After the adenoviral treatment, no hemodynamic changes were observed in either of the Ad-15-LO-1– or Ad-β-Gal–infected rabbits. Basal MAP and HR were similar in Ad-15-LO-1– or Ad-β-Gal–infected and normal rabbits (Table). ACH decreased MAP transiently in a dose-dependent manner with the maximum decrease at 4000 ng/kg without affecting the basal HR (Figure 5 and Table) in normal, Ad-15-LO-1–infected, or Ad-β-Gal–infected rabbits. Maximal MAP decrease to ACH was −31±3% and −38±2% in normal and Ad-β-Gal–infected rabbits, respectively, and −52±2% in Ad-15-LO-1–infected rabbits (P<0.001; Figure 5A). INDO and l-NAME treatment did not alter MAP and HR from the basal values in any rabbit group after 30 minutes of equilibration time (Table). ACH produced a maximum MAP decrease at 4000 ng/kg without affecting the HR in these rabbits. The maximum MAP decrease in the presence of INDO and l-NAME in normal rabbits was −25±5%, −30±3% in Ad-β-Gal–infected rabbits, and −47±2% in Ad-15-LO-1–infected rabbits (P<0.001; Figure 5B).
Previously, we reported that 15-LO-1 can be overexpressed in vitro by adenoviral infection in rabbit aorta.9 This overexpressed 15-LO-1 was functionally active and enhanced AA relaxations. Expanding on our previous studies, we infected rabbits with an adenovirus containing human cDNA for 15-LO-1 and determined the integrated effect of 15-LO-1 metabolites on the vasculature and blood pressure regulation in rabbits.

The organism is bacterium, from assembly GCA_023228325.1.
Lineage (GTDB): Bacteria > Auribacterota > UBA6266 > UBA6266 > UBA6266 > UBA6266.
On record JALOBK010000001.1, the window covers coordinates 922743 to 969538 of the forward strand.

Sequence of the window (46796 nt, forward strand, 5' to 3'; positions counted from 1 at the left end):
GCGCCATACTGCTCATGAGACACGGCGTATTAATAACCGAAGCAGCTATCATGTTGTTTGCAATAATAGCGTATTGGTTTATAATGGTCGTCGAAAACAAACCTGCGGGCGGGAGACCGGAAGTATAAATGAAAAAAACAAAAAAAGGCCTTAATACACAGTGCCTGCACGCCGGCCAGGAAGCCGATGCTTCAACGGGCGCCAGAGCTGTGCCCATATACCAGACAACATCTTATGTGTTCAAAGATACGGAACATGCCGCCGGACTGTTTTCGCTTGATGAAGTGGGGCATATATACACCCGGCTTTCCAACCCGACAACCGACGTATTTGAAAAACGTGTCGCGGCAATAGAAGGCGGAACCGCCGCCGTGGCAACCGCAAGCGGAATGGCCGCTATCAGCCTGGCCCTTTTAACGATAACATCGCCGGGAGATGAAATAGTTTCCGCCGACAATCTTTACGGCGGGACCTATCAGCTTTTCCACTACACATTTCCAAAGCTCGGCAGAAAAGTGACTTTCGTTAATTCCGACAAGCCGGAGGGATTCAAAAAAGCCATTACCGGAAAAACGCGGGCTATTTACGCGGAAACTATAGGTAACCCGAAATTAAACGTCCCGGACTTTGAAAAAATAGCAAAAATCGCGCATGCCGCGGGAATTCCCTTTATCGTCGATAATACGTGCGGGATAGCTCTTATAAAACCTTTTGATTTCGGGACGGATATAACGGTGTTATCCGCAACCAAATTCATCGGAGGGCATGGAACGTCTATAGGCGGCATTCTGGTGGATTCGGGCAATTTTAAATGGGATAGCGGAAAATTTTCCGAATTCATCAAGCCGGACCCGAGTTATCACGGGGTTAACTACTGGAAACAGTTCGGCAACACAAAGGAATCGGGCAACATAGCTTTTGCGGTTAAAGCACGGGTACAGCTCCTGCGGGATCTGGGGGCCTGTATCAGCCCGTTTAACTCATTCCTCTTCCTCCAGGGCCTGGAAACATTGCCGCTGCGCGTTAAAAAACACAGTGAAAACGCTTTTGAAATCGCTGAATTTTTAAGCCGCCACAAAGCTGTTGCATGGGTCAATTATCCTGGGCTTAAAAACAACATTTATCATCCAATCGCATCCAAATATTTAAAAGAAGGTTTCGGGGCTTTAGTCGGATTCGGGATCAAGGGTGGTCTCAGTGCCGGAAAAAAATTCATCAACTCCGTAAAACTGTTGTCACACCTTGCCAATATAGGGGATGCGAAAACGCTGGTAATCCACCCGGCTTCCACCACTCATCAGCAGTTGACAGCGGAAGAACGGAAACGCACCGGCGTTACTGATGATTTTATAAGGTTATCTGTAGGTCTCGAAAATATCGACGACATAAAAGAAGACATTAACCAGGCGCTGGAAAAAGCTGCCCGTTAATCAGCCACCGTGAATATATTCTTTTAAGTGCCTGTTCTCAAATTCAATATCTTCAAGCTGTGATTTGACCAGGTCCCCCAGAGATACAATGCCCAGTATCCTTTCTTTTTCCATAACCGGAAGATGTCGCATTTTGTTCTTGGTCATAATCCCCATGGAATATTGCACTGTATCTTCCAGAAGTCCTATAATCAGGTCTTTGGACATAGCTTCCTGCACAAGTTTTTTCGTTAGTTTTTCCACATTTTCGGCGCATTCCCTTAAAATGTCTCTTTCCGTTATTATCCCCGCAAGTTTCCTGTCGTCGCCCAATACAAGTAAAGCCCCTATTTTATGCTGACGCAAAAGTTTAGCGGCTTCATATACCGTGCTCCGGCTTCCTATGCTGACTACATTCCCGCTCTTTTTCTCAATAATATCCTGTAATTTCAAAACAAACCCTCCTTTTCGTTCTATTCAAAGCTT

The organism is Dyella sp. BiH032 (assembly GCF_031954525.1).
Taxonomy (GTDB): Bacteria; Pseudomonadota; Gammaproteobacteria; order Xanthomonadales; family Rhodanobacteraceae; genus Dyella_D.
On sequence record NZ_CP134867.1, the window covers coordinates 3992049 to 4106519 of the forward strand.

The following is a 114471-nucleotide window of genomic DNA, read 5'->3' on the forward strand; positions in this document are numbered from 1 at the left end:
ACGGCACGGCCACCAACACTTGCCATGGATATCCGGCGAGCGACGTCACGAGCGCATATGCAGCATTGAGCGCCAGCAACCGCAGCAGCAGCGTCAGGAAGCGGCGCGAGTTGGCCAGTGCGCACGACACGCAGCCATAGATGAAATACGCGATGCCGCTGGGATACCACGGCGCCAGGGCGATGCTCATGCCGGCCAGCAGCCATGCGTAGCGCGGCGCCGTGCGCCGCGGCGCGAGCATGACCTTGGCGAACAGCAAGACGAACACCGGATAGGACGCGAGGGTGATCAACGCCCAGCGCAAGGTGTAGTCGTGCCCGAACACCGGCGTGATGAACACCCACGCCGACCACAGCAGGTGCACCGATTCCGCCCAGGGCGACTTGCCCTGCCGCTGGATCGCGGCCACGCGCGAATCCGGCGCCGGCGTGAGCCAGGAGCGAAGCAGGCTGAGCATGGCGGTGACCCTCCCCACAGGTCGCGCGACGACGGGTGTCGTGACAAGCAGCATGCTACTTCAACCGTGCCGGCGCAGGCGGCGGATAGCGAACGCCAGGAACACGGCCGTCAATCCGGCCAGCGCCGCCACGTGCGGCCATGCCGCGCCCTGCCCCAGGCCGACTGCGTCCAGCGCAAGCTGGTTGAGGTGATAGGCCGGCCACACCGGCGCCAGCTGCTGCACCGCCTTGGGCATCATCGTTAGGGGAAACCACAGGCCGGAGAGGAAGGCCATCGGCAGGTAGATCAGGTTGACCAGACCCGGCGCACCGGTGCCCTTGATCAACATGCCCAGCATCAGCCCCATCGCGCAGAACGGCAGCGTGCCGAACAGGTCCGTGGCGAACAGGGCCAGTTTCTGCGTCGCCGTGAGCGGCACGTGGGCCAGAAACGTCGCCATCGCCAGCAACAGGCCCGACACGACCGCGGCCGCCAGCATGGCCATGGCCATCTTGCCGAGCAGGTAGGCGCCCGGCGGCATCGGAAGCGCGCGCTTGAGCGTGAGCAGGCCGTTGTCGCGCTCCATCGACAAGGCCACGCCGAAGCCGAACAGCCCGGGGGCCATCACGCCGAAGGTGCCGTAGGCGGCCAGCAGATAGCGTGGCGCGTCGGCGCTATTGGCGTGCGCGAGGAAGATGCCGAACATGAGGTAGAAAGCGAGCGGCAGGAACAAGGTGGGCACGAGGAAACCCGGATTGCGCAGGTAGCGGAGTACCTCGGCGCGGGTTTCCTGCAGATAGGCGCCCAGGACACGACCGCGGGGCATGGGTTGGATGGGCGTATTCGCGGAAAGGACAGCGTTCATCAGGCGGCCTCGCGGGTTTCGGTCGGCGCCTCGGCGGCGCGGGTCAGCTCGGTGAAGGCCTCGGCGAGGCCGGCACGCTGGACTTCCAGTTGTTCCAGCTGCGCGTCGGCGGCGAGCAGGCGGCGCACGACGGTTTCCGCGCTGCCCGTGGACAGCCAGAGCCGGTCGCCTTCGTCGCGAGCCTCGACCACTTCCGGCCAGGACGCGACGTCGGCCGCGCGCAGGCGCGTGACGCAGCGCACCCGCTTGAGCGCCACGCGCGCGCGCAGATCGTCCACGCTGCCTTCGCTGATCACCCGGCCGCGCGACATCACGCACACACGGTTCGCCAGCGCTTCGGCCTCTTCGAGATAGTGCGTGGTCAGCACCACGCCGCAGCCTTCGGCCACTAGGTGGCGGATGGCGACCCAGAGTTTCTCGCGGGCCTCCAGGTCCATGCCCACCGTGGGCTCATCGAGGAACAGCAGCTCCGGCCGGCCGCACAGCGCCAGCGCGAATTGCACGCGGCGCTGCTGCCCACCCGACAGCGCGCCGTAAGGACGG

Artificial gene delivery in higher animals can be achieved by retroviral, adenoviral, adeno-associated virus, or phage delivery system.17 Adenoviral gene delivery system was considered best.18 Since the endothelium replicates slowly, an adenovirus has selective advantage over other viruses in infecting the endothelium, because it does not require cell proliferation.18 Furthermore, adenoviral infection selectively infects the vascular endothelium.19 We injected rabbits with a dose of 2×1010 plaque-forming units of adenovirus. A similar dose (2×109 plaque-forming units) was delivered by intracoronary infusion into rabbits without evidence of an inflammatory response or coronary arterial necrosis.20 At 40 hours after injection, the MA, but not aorta, showed higher expression of 15-LO-1 compared with the arteries from normal rabbits. Liver from Ad-15-LO-1–infected rabbits also expressed high amounts of 15-LO-1, because it has sinusoids and small capillaries, which absorbed Ad-15-LO-1. Ad-β-Gal infection did not alter the expression of 15-LO-1 in aorta, MA, or liver, confirming that the increase in expression was not because of only viral infection. Similarly, the immunofluorescence signal was observed in MA but not in aorta from Ad-15-LO-1–infected rabbits. In addition, the fluorescence signal for 15-LO-1 was higher in the MA from Ad-15-LO-1–infected rabbits compared with MA from normal rabbits. Ad-15-LO-1 expressed 15-LO-1 exclusively in the endothelium of the arteries. This is consistent with the report by Gruchala et al,19 where an adenovirus transduced exclusively endothelial cells in rabbit arteries. Unlike MA, the 15-LO-1 expression in aorta of Ad-15-LO-1–infected rabbits was not changed. The unsuccessful adenoviral infection in aorta was not because of damage to the endothelium, because PECAM staining confirmed the presence of intact endothelium. Successful adenoviral infection depends on the presence of adenovirus receptors, secondary receptors, nuclear transport, and decay of the virus in the endosomes.21 Any differences in these aspects between mesenteric and aortic endothelium might cause differential infection.